In 1776, the young Alexander Mackenzie, a Scot living in New York City, was sent to Montreal when his father and uncle took arms in service of King George III. Three years later, still in Montreal, he apprenticed in a fur-trading company that would soon become part of the North West Company, rivals to (and eventually merged with) the great Hudson Bay Company. Mackenzie’s name, however, has come to outshine the commercial empire for which he worked. Mackenzie is remembered first and foremost as the first European to travel over land to the Pacific Coast, which he accomplished in 1793, reaching the coast at the mouth of the Bella Coola river, in British Columbia.
Mackenzie is also remembered for his 1789 journey along the river that now bears his name—the longest in Canada. His goal had been to reach the Pacific along a water route, but the Mackenzie River flows west and then north, to the Arctic Ocean. For this journey, Mackenzie is often recognized for having demonstrated that there was no northwest passage. The first European to travel over land, west of the Hudson Bay, all the way to the Arctic Ocean, was Samuel Hearne, who had traveled from a base on the Hudson Bay to the mouth of the Coppermine River in 1771, but news of this journey had been suppressed by the Hudson Bay Company for many years (see also Cook’s Lost Chart).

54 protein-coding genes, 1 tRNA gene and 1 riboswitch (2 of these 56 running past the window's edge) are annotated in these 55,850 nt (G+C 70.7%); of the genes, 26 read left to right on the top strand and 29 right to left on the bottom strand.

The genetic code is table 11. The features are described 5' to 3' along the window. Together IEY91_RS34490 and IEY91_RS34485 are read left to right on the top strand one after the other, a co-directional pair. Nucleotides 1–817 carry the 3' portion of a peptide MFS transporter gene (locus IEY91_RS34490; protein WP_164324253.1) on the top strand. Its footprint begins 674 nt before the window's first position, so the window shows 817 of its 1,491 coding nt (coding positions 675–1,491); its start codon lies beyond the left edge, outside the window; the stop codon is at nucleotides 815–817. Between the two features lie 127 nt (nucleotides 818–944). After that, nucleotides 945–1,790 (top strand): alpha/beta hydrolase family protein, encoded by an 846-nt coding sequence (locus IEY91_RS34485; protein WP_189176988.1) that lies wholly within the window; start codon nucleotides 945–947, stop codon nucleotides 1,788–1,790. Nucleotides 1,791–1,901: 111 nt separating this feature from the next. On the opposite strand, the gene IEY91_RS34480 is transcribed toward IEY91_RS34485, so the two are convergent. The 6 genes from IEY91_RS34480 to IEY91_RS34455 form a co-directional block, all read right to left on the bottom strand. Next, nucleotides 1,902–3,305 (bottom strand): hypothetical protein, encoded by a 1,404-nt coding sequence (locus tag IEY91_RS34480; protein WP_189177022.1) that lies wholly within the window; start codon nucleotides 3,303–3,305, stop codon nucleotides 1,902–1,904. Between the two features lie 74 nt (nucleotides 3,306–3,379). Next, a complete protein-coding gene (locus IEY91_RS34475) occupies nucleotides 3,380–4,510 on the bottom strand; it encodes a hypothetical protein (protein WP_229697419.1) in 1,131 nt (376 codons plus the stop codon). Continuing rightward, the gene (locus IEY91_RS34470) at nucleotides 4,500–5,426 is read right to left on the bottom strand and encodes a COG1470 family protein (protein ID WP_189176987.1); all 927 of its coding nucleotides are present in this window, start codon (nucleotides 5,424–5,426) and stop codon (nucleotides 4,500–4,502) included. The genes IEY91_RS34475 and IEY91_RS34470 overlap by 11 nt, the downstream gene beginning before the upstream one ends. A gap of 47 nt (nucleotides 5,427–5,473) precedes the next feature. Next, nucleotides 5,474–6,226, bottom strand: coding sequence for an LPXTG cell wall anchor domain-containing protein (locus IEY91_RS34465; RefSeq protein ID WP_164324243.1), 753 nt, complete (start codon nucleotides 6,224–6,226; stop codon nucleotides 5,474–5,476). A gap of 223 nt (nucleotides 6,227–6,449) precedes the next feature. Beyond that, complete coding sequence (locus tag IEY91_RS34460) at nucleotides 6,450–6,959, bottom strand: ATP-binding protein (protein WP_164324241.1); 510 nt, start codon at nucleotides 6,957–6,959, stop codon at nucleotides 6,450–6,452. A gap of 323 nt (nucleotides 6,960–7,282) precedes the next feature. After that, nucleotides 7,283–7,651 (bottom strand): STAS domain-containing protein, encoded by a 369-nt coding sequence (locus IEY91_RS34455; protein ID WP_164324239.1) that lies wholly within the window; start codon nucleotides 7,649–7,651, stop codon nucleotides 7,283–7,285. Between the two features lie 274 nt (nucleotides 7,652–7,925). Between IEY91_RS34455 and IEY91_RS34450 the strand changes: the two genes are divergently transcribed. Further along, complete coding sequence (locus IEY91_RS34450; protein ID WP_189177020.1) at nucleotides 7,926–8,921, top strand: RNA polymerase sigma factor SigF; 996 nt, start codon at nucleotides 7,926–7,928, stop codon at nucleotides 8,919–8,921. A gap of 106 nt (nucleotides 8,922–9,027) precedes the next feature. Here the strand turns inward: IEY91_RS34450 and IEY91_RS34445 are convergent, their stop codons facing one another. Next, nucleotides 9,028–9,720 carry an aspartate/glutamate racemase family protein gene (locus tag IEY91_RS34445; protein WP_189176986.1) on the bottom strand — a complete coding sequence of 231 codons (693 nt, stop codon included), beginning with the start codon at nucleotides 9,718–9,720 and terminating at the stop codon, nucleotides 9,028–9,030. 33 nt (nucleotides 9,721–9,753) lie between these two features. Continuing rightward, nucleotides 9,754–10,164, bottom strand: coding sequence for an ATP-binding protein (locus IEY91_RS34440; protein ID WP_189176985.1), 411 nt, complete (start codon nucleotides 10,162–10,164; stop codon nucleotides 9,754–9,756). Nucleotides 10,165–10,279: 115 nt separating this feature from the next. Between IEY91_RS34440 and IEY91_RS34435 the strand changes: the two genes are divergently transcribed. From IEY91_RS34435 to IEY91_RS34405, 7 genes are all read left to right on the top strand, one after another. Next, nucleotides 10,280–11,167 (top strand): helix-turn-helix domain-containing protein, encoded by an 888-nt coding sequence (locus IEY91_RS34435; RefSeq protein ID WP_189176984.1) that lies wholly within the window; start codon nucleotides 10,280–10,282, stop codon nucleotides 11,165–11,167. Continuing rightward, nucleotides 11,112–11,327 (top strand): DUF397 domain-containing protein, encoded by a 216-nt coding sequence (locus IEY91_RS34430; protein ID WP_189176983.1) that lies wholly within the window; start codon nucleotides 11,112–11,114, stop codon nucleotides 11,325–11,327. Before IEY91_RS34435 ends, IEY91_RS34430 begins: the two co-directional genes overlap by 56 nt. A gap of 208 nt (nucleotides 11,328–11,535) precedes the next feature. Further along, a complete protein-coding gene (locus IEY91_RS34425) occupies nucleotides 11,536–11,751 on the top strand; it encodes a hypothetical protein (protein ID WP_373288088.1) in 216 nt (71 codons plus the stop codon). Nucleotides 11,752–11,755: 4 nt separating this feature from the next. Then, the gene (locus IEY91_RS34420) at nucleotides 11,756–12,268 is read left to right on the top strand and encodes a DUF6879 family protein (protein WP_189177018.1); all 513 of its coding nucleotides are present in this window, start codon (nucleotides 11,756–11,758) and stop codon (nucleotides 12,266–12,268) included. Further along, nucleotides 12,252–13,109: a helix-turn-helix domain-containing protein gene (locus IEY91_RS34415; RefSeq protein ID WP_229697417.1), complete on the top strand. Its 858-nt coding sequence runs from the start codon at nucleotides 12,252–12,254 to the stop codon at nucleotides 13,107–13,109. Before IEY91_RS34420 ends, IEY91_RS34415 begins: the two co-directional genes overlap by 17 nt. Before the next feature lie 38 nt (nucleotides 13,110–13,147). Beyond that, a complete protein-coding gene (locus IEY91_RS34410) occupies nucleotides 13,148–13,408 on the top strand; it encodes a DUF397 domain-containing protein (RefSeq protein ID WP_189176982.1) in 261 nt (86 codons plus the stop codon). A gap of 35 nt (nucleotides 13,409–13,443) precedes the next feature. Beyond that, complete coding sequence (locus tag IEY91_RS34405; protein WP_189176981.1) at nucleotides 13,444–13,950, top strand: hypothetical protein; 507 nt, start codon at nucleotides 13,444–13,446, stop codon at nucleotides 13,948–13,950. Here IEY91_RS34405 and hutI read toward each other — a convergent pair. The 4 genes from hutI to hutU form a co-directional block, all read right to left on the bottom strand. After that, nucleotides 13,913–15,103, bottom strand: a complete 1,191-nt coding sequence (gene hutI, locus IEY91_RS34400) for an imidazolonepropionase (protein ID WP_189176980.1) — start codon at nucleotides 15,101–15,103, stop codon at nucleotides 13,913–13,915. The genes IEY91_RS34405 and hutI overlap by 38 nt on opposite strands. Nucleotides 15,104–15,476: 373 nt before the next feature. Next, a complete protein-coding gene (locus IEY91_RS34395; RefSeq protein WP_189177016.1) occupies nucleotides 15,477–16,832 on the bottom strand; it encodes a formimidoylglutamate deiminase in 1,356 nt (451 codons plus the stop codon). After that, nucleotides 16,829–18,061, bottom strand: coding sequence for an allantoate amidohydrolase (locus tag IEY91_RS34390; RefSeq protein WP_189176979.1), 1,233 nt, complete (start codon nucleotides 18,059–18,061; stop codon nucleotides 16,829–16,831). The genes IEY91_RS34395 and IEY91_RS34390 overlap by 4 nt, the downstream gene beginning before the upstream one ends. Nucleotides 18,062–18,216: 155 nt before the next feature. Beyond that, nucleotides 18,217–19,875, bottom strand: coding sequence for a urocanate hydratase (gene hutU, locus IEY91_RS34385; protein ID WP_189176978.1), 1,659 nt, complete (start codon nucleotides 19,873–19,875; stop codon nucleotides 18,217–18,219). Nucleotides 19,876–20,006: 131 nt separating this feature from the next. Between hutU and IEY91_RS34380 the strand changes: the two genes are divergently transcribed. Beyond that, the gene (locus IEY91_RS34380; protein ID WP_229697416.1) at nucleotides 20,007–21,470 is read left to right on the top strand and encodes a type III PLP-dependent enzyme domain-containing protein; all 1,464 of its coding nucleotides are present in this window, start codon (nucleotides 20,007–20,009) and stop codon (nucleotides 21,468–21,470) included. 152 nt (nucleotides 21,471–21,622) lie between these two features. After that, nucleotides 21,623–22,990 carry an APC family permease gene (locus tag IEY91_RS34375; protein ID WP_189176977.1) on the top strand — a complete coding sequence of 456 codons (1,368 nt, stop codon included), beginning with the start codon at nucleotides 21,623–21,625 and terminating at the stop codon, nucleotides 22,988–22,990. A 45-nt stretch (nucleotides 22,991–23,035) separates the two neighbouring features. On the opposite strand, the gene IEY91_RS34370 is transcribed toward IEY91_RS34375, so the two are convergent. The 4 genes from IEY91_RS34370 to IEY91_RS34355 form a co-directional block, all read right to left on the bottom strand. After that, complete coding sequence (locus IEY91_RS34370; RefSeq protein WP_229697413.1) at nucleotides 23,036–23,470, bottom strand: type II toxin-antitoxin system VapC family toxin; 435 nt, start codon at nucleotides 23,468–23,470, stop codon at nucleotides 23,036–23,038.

Mackenzie’s Voyages from Montreal Through the Continent of North America to the Frozen and Pacific Oceans in 1789 and 1793 was published in 1801 and became almost immediately famous. For U.S. President Thomas Jefferson, Mackenzie’s journeys, and the consequent European claim to the land, was an immediate spur to fund the 1804 Lewis and Clark expedition, so that the U.S. might claim North American lands for itself, forestalling the European powers.